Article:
The German Niegold brothers - Reinhard, Gustave, and Otto - arrived in the Silverton area around 1873. They setup camp and spent the next three decades developing their claims on Galena Mountain.
The Niegold's camp, located at the base of Stony Pass, became a popular base of operations for miners and prospectors and a stopover on the busy trail during the early boom years of the San Juan mountains. Niegoldstown received official recognition with the establishment of a post office in 1878.
The post office closed in 1881, indicating that Niegoldstown's peak activity only lasted a few years. The location remained the site of active mining and the home of miners for decades however as mines like the Old Hundred built boarding houses for its miners.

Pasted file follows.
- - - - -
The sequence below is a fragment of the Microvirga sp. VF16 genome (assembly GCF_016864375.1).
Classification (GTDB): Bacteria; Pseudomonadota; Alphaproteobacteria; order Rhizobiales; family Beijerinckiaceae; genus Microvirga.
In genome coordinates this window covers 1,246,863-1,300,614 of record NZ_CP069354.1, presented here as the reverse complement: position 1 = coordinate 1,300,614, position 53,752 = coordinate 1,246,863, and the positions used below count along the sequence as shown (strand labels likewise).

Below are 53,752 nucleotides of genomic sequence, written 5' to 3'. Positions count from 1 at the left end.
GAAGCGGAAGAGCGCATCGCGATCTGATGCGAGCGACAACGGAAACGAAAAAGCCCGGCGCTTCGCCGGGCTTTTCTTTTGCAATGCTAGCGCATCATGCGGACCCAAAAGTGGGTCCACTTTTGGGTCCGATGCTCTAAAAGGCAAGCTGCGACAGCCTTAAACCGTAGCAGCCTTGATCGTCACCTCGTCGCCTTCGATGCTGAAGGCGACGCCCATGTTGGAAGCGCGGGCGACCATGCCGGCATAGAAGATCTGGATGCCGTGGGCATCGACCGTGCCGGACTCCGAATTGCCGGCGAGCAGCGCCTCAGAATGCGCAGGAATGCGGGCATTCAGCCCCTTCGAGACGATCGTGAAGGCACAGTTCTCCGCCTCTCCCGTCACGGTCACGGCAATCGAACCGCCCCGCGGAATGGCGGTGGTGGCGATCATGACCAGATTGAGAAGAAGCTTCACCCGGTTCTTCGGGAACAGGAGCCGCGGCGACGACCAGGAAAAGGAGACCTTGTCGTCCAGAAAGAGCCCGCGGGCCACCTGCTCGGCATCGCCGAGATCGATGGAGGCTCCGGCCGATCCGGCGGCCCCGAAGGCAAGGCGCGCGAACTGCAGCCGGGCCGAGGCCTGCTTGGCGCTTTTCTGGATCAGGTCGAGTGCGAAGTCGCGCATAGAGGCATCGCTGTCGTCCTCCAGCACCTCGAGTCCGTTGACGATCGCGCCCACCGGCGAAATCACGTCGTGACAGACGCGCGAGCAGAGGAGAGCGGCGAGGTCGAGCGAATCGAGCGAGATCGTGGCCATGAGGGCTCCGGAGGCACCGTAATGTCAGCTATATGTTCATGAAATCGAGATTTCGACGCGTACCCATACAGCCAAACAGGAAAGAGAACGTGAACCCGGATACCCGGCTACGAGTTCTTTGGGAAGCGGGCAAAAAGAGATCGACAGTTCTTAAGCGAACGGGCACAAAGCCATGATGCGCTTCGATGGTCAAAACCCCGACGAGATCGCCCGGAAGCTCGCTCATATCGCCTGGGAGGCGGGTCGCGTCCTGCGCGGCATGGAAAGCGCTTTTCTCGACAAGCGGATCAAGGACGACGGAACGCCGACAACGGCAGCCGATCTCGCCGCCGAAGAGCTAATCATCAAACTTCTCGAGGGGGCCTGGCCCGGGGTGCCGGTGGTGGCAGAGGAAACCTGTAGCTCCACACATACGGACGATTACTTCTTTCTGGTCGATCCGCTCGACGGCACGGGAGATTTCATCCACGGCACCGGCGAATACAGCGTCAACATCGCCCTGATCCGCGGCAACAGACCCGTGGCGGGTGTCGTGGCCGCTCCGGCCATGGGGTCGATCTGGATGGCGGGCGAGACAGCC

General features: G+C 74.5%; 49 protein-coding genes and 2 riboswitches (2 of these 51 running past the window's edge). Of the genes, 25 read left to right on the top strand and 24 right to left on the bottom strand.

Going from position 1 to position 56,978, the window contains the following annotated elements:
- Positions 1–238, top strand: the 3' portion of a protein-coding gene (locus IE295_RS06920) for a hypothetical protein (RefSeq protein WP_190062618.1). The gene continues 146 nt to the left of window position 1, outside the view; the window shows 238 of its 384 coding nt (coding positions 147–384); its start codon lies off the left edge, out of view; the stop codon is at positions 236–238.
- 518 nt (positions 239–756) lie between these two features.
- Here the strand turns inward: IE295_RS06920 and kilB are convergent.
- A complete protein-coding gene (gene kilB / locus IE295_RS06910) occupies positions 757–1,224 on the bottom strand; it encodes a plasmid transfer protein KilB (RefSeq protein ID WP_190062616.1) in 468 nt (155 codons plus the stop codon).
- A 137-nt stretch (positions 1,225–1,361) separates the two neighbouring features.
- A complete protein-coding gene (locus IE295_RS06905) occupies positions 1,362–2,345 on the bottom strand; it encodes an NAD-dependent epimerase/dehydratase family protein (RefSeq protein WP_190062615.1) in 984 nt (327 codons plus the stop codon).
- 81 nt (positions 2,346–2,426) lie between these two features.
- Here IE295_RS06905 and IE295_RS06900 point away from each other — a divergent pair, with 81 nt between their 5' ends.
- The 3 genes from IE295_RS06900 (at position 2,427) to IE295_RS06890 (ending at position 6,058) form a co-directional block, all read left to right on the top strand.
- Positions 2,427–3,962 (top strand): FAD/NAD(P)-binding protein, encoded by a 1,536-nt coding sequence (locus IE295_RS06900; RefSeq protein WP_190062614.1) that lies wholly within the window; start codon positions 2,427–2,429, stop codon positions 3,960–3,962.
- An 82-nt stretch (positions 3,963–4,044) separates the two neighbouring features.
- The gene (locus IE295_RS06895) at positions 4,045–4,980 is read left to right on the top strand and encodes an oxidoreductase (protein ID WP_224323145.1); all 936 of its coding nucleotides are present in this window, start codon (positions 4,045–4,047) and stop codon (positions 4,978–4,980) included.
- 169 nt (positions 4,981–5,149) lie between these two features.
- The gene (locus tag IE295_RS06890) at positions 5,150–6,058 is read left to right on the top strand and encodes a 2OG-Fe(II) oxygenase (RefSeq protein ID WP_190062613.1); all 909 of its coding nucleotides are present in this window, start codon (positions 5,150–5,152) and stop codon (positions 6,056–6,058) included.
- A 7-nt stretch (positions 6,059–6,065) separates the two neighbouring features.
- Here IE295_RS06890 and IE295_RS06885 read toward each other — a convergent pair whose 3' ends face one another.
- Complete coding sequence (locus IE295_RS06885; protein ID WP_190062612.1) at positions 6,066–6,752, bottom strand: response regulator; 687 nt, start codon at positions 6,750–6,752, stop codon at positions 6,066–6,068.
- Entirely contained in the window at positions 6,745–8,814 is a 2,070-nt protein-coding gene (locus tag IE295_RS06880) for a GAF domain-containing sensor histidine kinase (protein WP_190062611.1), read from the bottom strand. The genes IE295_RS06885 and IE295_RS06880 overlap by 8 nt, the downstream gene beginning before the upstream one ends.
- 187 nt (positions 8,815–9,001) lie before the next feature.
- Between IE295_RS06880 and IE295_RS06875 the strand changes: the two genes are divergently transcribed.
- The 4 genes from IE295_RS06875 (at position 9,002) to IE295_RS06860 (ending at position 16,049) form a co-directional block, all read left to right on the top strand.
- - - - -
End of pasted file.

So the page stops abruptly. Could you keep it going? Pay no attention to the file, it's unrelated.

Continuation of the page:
Lacking the capital to properly develop the mine, The Niegolds sold or leased interest in the Old Hundred mine around 1903.
In the first decade of the 1900s, over a million dollars was invested on the Old Hundred mine infrastructure, including the mill, aerial tram, and the boarding house that still stands today. The mine was said to have been a failure, only returning a fraction of the initial investment to the new owners.
Today the Niegoldstown site is near the Old Hundred Mine which is open for tours in the summer. The mine is famous for its boarding house, built in 1904, which is situated precariously on the side of the mountain at 12,000 feet in elevation.
I have been unable to locate any photos of the early camp of Niegoldstown during its peak years of 1878-1881.